Medical Matters: Give your body a break by adding a little exercise to your daily routine
Exercise does more than just consume calories, writes Muiris Houston
So how has the festive season been for you? Despite your best efforts, did you overindulge in food and drink, but maybe you managed a few walks in an effort to shrug off the cobwebs?
Well, I have some good news if that was the case: research published just before Christmas has found that daily exercise lessens many of the harmful physiological effects of short-term overeating and inactivity.
Researchers from the University of Bath found that a daily bout of exercise generates vast physiological benefits even when you consume thousands of calories more than you are burning.
In the study, published in the Journal of Physiology, 26 healthy young men were asked to be generally inactive in their daily activities. Half of the group then exercised daily on a treadmill for 45 minutes.
Everyone was asked to overeat: the non-exercising group increased their caloric intake by 50 per cent, while the exercising group increased by 75 per cent, so everyone’s net daily energy surplus was the same.
After one week, the groups had blood insulin measurements and biopsies of fat tissue taken, with striking results.
The non-exercising group showed a significant and unhealthy decline in their blood sugar control, and their fat cells were over-expressing genes linked to unhealthy metabolic changes and were under-expressing genes involved in well-functioning metabolism. However, the exercising group had stable blood sugar levels and their fat cells showed less “undesirable” genetic expression.
Lead author Dr Dylan Thompson noted: “If you are facing a period of overconsumption and inactivity, which is probably quite common around Christmas time, then our study shows that a daily bout of exercise will prevent many of the negative changes from taking place even though you are gaining weight.”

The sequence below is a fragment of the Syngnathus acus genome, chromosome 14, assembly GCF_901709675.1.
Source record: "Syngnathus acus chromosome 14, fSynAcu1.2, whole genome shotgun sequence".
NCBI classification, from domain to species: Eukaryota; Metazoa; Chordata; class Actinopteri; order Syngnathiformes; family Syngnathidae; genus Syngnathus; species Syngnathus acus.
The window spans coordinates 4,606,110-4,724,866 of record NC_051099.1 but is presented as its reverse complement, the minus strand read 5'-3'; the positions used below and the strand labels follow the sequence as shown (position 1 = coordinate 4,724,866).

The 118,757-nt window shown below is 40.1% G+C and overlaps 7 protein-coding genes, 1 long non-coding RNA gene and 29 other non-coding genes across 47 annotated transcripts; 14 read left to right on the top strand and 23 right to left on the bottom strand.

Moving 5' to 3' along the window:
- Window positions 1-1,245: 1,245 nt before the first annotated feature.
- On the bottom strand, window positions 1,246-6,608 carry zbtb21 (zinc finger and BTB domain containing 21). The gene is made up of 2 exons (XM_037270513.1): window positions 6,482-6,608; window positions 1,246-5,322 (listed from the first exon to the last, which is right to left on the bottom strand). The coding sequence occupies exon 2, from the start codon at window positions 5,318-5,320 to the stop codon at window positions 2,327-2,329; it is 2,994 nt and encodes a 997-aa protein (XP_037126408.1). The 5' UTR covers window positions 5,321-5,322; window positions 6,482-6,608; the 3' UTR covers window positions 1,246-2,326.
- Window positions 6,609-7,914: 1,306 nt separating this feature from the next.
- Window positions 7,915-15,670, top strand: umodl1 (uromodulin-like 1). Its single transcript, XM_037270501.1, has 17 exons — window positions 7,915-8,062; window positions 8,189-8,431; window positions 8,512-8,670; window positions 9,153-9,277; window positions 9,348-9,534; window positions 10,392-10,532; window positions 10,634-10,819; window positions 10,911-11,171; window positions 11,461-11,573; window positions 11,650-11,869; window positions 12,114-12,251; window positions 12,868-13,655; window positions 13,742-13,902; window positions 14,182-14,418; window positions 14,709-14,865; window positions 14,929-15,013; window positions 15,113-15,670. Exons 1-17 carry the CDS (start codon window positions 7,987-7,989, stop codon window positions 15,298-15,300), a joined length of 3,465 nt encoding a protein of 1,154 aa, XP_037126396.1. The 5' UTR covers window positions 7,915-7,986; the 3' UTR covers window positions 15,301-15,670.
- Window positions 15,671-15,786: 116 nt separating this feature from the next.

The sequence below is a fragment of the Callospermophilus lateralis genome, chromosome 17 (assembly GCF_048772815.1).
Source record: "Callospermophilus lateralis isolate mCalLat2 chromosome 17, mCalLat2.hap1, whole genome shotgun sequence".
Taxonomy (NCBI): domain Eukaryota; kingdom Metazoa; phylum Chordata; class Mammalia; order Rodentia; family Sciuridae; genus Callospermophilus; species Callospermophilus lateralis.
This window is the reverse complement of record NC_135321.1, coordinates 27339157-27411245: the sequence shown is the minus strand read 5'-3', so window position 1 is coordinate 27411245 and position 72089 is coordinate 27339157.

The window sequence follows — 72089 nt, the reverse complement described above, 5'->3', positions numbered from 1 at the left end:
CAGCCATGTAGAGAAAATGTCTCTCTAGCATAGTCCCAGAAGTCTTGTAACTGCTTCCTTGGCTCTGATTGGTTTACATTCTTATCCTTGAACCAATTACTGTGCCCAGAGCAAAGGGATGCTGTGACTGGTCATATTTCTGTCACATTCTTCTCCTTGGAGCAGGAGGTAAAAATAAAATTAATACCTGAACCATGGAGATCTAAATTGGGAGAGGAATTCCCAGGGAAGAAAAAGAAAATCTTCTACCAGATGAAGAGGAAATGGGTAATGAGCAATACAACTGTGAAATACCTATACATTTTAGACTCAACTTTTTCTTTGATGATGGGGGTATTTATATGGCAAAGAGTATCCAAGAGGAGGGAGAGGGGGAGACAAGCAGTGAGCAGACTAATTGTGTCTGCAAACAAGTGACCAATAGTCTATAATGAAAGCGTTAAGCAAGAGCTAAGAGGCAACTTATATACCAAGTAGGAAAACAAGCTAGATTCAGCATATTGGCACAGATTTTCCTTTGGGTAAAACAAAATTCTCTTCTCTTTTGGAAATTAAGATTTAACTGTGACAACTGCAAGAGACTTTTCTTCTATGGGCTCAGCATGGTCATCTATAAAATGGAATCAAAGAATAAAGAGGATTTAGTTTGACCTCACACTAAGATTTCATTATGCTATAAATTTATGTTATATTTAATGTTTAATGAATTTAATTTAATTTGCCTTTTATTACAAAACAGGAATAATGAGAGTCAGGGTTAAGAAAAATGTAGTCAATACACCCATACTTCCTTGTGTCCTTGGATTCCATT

Hopefully larger studies involving men and women of all age groups will replicate this promising message.
For those of you thinking about health resolutions for the New Year, you could do worse than focus on exercise. A study published in the British Medical Journal in October suggested exercise can be as effective as many frequently prescribed drugs in treating some of the leading causes of death.
The BMJ paper was a meta-analysis – a study of other studies – of drugs versus exercise in the treatment of four common diseases: heart failure, coronary heart disease, diabetes and stroke. Researchers managed to find trials involving some 14,700 people which examined the effects of exercise on mortality.
For two of the conditions, the results suggest drugs and exercise produce almost the same outcomes.
People with coronary heart disease who took drugs such as statins and anti-platelets had the same risk of dying from heart disease as patients who exercised regularly but did not take preventive medication. The same appeared to be the case for diabetes.
In chronic heart failure, however, people who took diuretics (water tablets) had lower death rates compared with those who exercised. And somewhat surprisingly, those who had suffered a stroke and exercised had significantly less risk of dying from a stroke than those taking typically prescribed medication.
The authors were careful not to conclude that patients should give up their medication in any of these chronic diseases. “We are not suggesting that anyone stop taking their medications,” Huseyin Naci of the London School of Economics said. “But maybe people could think long and hard about their lifestyles and talk to their doctors about whether exercise could be incorporated into their care.”
We need far more refined studies to fully test the benefits of exercise in comparison with preventive medications. For example, we need to know how much exercise of different type and intensity confers the most benefit. But in the meantime, adding a regular dose of moderately intense exercise to your daily schedule could be a resolution well worth sticking with. Have a happy and healthy New Year.